A woman struggled with a vitamin B12 deficiency for five years before doctors correctly diagnosed her condition, a new case report from the BMJ says.
The woman, who was 61 when doctors evaluated her, has a condition called Addison’s anemia. The condition is also called pernicious anemia, and it's caused by a decrease in red blood cells due to a lack of vitamin B12.
What’s especially frightening about the new case report is that the woman’s symptoms mimicked dementia, and she wasn’t properly diagnosed with Addison’s anemia and treated for it for years. Her sister cared for her after her mental health deteriorated as a result of her deficiency.
“According to her sister, she continued talking and shouting about the spirits of dead relatives whom she could see clearly and who told her not to take her medication. She feared that her family would poison her and refused to share meals with them,” the new case report says.
Additionally, she struggled with memory loss and couldn’t be trusted to go outside on her own “as she would get lost and be unable to return home without help.”
“The patient was conscious but disoriented in time and space. Her speech was slurred, and, according to her sister, sometimes incomprehensible,” the report says, noting that the woman experienced visual and auditory hallucinations.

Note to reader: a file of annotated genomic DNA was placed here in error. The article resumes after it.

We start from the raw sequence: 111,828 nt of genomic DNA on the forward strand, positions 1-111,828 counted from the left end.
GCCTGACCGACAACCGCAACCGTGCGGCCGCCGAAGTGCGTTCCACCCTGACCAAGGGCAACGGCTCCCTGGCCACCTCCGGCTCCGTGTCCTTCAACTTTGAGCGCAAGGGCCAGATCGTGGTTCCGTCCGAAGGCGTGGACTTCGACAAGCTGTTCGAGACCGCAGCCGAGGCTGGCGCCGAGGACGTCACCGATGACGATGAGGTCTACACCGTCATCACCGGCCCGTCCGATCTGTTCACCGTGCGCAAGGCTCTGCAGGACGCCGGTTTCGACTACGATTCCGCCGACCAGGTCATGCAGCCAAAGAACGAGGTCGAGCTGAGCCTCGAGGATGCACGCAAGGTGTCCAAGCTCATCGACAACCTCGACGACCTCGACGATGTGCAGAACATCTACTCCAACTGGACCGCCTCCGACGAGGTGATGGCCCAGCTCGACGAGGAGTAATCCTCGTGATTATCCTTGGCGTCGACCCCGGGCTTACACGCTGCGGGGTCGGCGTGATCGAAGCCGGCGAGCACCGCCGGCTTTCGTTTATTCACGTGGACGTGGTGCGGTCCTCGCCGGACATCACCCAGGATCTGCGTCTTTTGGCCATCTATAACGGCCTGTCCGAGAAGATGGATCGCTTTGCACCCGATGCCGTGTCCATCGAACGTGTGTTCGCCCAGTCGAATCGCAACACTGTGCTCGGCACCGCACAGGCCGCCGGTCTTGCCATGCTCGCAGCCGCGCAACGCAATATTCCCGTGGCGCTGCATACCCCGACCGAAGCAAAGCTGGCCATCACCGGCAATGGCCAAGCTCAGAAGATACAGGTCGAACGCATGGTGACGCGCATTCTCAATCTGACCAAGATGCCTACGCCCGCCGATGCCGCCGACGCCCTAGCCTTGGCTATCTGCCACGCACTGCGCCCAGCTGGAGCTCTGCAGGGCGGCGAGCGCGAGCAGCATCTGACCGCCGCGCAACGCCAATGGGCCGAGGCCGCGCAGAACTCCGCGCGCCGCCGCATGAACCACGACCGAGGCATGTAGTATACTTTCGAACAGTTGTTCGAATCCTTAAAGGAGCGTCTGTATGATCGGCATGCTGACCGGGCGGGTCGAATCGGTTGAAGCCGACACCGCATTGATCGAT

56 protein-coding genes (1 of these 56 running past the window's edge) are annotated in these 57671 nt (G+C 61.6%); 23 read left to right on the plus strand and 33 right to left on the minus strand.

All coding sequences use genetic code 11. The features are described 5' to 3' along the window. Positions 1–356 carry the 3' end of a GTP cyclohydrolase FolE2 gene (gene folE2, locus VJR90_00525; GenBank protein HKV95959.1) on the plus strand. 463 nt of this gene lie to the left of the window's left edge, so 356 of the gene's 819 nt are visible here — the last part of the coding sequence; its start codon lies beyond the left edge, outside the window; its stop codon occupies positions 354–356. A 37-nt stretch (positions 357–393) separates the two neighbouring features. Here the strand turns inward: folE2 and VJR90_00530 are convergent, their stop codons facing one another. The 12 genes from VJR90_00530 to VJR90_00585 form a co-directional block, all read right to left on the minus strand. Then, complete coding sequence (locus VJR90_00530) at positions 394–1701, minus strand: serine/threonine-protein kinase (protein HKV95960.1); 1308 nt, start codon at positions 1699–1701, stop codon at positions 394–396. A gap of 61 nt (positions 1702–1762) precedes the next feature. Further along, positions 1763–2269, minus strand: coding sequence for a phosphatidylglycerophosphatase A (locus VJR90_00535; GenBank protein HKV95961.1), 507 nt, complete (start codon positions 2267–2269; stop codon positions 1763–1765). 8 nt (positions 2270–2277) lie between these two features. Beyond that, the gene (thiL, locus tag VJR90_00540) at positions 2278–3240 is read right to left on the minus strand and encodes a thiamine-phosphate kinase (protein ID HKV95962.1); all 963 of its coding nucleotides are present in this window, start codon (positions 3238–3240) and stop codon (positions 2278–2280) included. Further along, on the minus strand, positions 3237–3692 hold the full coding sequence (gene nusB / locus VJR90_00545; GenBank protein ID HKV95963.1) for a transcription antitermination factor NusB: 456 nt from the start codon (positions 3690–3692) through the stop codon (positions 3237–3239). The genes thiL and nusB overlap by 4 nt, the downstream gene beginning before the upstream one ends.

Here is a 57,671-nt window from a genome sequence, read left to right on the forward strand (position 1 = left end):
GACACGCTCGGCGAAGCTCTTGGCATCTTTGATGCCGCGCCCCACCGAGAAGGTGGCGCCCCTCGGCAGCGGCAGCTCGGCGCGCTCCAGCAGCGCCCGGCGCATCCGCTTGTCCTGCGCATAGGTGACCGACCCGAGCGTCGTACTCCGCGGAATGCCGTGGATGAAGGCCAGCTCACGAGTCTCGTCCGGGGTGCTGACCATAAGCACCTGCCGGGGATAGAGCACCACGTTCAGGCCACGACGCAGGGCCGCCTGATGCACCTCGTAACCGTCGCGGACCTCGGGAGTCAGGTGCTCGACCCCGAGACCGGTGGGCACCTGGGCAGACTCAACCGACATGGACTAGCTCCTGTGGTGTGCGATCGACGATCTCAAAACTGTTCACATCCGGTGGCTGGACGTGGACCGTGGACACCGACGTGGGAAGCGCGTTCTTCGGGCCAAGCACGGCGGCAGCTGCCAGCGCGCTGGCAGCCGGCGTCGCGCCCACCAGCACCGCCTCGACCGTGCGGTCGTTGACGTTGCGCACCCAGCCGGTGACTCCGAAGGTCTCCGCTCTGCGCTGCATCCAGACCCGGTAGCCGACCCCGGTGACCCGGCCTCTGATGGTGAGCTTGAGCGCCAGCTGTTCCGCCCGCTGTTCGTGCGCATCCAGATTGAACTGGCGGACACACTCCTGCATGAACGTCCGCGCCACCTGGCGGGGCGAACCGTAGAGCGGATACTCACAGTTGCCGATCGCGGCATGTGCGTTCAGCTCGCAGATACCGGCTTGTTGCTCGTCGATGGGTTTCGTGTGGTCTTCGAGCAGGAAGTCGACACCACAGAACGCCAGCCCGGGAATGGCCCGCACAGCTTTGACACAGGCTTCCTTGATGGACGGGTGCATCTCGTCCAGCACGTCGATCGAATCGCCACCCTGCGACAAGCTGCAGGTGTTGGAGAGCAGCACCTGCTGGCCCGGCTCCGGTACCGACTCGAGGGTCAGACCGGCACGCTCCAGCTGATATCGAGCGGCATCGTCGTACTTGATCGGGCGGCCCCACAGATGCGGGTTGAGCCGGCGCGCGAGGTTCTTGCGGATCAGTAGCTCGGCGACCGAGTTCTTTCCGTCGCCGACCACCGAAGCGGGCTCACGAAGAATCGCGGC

Once doctors finally did figure out that her symptoms were not caused by a mental disorder such as paranoia or schizophrenia but actually a vitamin deficiency, the patient was treated with a medicine called olanzapine, which is used to treat schizophrenia. She was given 10 milligrams of the antipsychotic each day, and this caused the mental symptoms that had previously been mistaken for dementia to subside.
“Psychotic symptoms responded favorably to olanzapine. At the subsequent revaluation, there were no reports of aggressive behavior and the persecutory delusions and hallucinations had stopped,” the case report said.
The woman’s case of “reversible dementia” highlights just how much vitamin B12 does for the body. It's neccessary for proper neurological function and the formation of red blood cells.
In addition to Addison’s anemia, vitamin B12 deficiencies are linked to megaloblastic anemia and glossitis (inflammation of the tongue).
Vitamin B12 can be found in fish, poultry, eggs, and milk, but plant foods don’t generally have vitamin B12.
While a vitamin B12 deficiency can obviously be very dangerous, most people in the US need not worry about how much of it they’re consuming. “Most children and adults in the United States consume recommended amounts of vitamin B12, according to analyses of data from the 1988-1994 National Health and Nutrition Examination Survey and the 1994-1996 Continuing Survey of Food Intakes by Individuals,” the NIH says.